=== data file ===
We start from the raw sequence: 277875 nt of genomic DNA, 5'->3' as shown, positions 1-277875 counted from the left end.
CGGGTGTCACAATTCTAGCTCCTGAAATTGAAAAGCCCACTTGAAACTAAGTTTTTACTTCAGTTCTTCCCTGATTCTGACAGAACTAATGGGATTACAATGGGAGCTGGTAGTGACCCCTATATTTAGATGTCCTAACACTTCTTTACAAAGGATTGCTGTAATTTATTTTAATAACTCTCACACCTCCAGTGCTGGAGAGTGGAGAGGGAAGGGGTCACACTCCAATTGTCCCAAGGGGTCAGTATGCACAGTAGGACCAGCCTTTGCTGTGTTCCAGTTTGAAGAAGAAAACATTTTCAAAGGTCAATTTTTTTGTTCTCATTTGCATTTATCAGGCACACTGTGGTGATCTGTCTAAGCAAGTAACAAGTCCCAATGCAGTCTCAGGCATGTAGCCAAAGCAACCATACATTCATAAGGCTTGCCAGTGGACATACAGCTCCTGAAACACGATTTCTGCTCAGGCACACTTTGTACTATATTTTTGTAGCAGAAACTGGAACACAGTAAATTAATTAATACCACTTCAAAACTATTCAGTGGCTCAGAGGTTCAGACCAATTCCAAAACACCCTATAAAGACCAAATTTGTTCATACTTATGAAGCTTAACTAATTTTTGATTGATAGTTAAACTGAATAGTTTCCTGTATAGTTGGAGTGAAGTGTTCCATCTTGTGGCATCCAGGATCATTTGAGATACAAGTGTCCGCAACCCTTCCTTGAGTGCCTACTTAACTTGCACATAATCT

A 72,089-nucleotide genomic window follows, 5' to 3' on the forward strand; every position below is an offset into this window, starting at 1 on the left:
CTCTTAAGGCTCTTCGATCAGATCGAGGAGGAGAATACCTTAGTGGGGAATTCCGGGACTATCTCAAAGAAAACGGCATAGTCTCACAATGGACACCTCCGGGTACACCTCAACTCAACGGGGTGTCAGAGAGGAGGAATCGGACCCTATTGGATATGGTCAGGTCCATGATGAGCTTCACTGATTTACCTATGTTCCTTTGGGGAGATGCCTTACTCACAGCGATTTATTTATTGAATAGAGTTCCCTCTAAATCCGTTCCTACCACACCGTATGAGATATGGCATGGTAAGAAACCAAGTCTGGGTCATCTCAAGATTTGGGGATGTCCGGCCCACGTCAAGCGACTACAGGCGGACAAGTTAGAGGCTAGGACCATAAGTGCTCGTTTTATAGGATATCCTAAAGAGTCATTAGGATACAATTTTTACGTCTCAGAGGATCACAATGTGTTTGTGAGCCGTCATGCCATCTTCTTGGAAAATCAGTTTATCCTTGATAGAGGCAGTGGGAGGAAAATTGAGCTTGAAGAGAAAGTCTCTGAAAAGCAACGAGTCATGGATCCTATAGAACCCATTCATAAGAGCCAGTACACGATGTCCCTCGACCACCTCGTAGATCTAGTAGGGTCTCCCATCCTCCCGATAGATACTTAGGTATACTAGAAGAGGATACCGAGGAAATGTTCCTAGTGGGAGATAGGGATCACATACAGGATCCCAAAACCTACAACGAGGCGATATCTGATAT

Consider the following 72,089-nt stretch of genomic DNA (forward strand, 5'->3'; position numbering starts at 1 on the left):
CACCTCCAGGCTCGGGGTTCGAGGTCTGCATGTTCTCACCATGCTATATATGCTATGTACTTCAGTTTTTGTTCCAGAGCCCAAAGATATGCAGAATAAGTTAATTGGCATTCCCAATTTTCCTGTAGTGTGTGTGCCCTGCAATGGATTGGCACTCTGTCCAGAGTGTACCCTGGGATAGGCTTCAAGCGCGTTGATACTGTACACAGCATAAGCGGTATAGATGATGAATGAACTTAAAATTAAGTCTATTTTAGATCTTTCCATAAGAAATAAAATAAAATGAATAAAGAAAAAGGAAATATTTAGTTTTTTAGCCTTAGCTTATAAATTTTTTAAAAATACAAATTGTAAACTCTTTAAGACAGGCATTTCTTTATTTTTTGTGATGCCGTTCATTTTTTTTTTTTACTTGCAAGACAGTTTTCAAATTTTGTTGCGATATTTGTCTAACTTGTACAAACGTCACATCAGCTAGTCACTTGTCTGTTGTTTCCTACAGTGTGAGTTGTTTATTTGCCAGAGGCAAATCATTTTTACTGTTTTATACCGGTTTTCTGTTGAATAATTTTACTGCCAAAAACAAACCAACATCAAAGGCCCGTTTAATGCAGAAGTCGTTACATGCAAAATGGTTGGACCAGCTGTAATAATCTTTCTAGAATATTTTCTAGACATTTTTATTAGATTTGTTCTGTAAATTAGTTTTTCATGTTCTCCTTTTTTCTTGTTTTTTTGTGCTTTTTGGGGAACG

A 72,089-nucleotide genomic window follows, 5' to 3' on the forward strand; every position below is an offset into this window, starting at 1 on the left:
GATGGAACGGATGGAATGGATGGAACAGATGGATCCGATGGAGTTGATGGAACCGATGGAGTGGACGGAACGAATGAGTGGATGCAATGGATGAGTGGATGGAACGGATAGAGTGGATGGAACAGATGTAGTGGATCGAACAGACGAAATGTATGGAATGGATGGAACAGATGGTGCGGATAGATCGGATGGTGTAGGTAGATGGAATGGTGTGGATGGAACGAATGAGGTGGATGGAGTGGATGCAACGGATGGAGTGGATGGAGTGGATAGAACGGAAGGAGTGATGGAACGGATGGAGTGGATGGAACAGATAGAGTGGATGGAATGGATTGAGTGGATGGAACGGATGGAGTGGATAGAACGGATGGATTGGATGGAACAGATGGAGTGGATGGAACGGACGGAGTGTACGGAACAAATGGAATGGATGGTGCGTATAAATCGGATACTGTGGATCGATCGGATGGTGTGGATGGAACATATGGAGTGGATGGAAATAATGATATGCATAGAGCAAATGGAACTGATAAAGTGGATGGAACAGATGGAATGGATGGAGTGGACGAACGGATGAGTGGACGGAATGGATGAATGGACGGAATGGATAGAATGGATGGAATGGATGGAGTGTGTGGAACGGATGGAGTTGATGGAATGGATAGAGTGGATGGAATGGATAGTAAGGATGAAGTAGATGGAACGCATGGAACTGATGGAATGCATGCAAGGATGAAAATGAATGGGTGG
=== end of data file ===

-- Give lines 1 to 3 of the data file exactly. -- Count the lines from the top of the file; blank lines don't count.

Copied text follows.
We start from the raw sequence: 277875 nt of genomic DNA, 5'->3' as shown, positions 1-277875 counted from the left end.
CGGGTGTCACAATTCTAGCTCCTGAAATTGAAAAGCCCACTTGAAACTAAGTTTTTACTTCAGTTCTTCCCTGATTCTGACAGAACTAATGGGATTACAATGGGAGCTGGTAGTGACCCCTATATTTAGATGTCCTAACACTTCTTTACAAAGGATTGCTGTAATTTATTTTAATAACTCTCACACCTCCAGTGCTGGAGAGTGGAGAGGGAAGGGGTCACACTCCAATTGTCCCAAGGGGTCAGTATGCACAGTAGGACCAGCCTTTGCTGTGTTCCAGTTTGAAGAAGAAAACATTTTCAAAGGTCAATTTTTTTGTTCTCATTTGCATTTATCAGGCACACTGTGGTGATCTGTCTAAGCAAGTAACAAGTCCCAATGCAGTCTCAGGCATGTAGCCAAAGCAACCATACATTCATAAGGCTTGCCAGTGGACATACAGCTCCTGAAACACGATTTCTGCTCAGGCACACTTTGTACTATATTTTTGTAGCAGAAACTGGAACACAGTAAATTAATTAATACCACTTCAAAACTATTCAGTGGCTCAGAGGTTCAGACCAATTCCAAAACACCCTATAAAGACCAAATTTGTTCATACTTATGAAGCTTAACTAATTTTTGATTGATAGTTAAACTGAATAGTTTCCTGTATAGTTGGAGTGAAGTGTTCCATCTTGTGGCATCCAGGATCATTTGAGATACAAGTGTCCGCAACCCTTCCTTGAGTGCCTACTTAACTTGCACATAATCT

A 72,089-nucleotide genomic window follows, 5' to 3' on the forward strand; every position below is an offset into this window, starting at 1 on the left: